As far as the junta was concerned, this all worked as per its script in 2010. The party it backed won an overwhelming majority of seats. On top of that, the constitution has a provision under which the military’s nominees fill in 25 per cent of the seats in Parliament.
In the past couple of years, Suu Kyi was seen as being aloof and authoritarian as the leader of the main opposition which has been at the forefront of the campaign for political reforms. Some party members, dissatisfied with the mechanism and style of ticket distribution for the recent elections, created unprecedented disgruntlements. Yet she held on her own because of her immense popularity among the Myanmarese in general.
Raising questions on the conduct of elections is typical of opposition parties in the developing world. The foreign press echoes the same, emphasising on the opposition’s confidence in securing victory, only to report the opposition’s “charges” of ballot-stuffing when the verdict goes the incumbent’s way. Now that the opposition has won, the recent elections are termed the most democratic in the country’s history.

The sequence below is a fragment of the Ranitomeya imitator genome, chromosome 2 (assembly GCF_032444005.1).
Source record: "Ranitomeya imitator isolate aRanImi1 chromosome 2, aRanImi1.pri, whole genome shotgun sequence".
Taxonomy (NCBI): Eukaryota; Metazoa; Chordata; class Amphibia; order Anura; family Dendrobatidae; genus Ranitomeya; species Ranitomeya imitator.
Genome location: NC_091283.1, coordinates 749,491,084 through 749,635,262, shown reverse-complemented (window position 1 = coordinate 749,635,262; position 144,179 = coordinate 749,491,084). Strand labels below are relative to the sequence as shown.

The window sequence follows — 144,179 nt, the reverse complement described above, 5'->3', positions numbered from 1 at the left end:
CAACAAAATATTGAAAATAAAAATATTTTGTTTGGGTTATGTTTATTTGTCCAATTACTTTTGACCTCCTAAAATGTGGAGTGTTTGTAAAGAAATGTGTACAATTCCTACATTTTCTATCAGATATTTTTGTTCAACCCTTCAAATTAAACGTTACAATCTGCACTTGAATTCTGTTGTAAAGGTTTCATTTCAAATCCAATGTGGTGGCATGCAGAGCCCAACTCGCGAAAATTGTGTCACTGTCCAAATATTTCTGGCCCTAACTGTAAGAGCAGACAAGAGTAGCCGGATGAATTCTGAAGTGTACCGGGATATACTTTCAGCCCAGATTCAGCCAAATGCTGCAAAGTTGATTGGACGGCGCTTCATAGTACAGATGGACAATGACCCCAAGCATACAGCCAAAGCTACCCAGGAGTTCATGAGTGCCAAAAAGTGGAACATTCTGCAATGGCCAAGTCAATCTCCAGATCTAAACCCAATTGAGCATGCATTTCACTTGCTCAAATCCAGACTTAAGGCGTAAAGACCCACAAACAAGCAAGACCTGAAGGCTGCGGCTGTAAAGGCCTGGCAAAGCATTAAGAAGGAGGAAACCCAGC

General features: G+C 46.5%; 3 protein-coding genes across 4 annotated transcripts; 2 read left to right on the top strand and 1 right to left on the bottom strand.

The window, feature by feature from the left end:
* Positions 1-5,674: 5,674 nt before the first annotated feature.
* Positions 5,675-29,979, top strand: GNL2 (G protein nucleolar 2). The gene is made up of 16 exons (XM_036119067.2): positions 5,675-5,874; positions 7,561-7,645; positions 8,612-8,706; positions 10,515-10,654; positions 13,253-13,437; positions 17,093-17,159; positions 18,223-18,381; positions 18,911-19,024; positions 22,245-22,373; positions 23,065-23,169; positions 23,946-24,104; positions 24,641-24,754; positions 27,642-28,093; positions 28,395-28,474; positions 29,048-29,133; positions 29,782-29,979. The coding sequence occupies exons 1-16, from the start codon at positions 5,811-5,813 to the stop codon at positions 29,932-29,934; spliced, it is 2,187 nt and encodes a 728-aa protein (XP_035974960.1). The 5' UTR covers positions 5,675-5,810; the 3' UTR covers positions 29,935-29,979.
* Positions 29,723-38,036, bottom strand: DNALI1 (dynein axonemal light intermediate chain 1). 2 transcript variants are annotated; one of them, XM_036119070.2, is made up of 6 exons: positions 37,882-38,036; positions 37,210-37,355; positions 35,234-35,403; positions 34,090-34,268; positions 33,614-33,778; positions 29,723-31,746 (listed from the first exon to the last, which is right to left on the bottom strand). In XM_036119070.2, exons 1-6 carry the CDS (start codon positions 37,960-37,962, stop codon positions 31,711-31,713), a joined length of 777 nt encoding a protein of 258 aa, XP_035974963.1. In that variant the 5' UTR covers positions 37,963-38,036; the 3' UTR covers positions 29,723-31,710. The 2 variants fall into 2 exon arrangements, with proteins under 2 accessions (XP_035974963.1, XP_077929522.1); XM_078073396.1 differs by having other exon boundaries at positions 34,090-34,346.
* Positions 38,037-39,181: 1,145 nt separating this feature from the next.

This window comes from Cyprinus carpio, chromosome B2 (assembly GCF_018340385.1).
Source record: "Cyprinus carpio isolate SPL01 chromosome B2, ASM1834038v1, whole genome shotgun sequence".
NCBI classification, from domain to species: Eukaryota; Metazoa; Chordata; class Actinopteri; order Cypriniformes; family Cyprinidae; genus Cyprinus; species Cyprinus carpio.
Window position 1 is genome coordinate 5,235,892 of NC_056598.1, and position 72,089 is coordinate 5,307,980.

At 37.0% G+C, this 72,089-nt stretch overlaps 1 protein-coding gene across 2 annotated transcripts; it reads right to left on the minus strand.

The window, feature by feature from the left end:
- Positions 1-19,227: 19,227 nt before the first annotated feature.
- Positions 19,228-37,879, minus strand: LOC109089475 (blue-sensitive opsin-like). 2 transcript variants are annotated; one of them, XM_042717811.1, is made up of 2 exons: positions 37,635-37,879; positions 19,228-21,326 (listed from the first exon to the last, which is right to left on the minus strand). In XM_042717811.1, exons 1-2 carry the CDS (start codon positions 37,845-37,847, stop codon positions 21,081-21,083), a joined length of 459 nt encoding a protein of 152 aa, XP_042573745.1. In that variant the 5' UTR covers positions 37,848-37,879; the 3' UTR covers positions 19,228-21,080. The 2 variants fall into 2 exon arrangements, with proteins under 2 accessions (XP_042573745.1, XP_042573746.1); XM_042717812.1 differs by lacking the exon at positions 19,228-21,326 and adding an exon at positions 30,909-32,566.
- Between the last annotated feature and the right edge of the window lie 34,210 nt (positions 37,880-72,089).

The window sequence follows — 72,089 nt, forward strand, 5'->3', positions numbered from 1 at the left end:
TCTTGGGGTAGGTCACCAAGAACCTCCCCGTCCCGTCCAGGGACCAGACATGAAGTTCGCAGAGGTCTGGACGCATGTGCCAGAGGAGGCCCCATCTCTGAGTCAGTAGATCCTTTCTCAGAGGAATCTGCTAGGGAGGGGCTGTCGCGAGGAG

The Western press described President Thein Sein as reform-minded. President Barack Obama made it a point to visit Myanmar and unroll a red carpet welcome to the former member of the junta at the White House—a reception rarely accorded the leaders of the third world, whose background is associated with military rule for decades. The gesture is known as serving “strategic interests—euphemism for comprising the principles parroted day in and day out for the rest of the world to honour but thrown to the winds when the expediency of parochial interests clash with the same.